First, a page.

Her principal at South Hadley High School described 15-year-old Phoebe Prince as smart and charming. Phoebe’s mother spoke highly of her daughter noting how beautiful, intelligent, and sensitive she was. Phoebe moved to Massachusetts with her sister Lauren and her mother Anne so they could catch a break from Ireland. Phoebe was enrolled at South Hadley High School and shortly after she started dating a star football player. A group of girls who referred to themselves as the “untouchable mean girls” thought Phoebe didn’t know her place, so they took it upon themselves to teach her it. Phoebe was slandered with insults while she was at school, things would be thrown at her, and her books would get whacked out of her hands constantly. Phoebe was humiliated on social networking sites, and also received threatening text messages.
Phoebe’s mother didn’t fail to mention Phoebe’s past with depression on the enrollment paperwork for South Hadley High. Despite the High School having knowledge of her depression, it took three months after the start of classes for a counselor to see Phoebe and discuss her depression (Cullen, 2011). On the night of January 13th, 2010 Phoebe met with her therapist. No one saw it coming. As Phoebe walked home from school the next day, a red-bull soda can was hurled in her direction. This was the breaking point. Her 12-year-old sister would later find Phoebe hanging in a stairwell.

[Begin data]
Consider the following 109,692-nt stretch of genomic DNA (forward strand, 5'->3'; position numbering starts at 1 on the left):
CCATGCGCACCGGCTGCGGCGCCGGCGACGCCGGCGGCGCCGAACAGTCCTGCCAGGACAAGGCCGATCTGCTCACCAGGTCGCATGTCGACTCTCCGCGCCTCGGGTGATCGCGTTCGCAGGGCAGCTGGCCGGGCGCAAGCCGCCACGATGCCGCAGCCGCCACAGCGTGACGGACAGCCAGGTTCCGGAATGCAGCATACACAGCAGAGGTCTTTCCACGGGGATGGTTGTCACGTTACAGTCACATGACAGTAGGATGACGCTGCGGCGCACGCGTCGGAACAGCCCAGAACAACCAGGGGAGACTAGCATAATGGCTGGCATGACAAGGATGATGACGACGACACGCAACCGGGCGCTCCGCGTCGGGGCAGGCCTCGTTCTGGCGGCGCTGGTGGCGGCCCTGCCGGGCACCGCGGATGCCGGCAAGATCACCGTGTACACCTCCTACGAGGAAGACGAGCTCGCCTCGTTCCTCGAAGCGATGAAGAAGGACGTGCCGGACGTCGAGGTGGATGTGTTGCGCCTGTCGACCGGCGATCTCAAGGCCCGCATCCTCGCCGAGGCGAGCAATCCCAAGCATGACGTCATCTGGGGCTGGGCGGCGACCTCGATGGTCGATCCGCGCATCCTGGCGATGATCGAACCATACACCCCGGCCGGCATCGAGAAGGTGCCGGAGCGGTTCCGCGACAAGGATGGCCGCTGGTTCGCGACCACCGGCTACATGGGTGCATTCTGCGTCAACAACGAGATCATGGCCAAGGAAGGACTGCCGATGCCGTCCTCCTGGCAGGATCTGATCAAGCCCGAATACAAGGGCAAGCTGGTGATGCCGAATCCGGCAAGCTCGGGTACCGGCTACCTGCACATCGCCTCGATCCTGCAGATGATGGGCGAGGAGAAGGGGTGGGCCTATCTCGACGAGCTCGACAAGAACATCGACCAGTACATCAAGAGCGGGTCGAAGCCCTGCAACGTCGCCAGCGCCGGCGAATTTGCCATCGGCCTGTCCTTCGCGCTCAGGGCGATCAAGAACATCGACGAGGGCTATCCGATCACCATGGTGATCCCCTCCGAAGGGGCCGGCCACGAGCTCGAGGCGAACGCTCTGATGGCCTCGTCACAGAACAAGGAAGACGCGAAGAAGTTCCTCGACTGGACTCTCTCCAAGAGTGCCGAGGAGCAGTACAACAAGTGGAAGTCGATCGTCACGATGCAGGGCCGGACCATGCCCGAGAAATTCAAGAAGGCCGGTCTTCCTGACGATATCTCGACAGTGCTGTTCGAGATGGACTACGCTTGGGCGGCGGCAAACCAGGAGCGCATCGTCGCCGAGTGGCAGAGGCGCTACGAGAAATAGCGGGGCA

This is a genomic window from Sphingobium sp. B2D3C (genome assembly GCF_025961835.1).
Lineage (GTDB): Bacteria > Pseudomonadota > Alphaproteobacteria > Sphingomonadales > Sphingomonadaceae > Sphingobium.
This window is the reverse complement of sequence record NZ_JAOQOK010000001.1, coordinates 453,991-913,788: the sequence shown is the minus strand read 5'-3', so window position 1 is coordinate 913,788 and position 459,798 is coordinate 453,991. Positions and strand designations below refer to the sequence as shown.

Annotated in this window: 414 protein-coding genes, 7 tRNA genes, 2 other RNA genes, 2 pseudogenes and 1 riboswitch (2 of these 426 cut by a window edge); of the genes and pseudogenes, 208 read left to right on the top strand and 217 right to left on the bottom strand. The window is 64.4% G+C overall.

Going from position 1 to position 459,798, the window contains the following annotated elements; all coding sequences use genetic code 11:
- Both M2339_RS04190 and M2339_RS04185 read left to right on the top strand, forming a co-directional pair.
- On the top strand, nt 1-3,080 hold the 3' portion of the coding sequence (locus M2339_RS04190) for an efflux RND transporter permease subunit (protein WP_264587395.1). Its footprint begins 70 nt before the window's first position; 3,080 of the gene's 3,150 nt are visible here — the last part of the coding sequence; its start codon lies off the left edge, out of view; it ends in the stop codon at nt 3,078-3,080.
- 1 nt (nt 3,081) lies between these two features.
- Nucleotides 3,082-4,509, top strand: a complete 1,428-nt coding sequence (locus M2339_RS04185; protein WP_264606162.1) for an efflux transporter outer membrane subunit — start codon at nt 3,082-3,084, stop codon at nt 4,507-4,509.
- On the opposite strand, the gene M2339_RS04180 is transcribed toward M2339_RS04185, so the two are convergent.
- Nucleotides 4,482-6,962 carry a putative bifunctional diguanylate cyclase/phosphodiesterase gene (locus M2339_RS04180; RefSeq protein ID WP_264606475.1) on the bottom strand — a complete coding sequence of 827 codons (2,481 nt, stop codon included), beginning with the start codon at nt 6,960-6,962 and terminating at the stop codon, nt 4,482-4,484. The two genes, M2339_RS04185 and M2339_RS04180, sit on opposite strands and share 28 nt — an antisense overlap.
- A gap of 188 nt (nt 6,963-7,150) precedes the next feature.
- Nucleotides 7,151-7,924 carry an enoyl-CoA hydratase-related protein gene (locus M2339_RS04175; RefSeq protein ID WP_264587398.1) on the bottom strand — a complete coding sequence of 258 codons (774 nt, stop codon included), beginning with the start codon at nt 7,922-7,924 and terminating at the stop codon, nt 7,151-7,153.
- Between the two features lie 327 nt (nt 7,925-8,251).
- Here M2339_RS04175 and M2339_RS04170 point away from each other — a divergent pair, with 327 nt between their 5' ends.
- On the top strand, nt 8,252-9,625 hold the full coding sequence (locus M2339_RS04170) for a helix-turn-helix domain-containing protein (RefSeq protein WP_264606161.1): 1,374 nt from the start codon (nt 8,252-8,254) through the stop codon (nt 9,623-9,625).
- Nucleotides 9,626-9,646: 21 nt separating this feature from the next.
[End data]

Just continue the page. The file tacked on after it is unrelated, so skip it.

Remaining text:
Cyber-bullying is a growing problem that affects millions of teens throughout the world and is beginning to spiral out of control. With cyber-space expanding and new social network sites being created, there’s more room for cyber-bullying to happen. This issue has gotten so bad that The Centers for Disease Control and Prevention called it a public-health problem (Billitteri, 2008). Billitteri introduces recent researches that were done on cyber-bullying:
A third of teens that use the Internet said they’d experienced some kind of online harassment....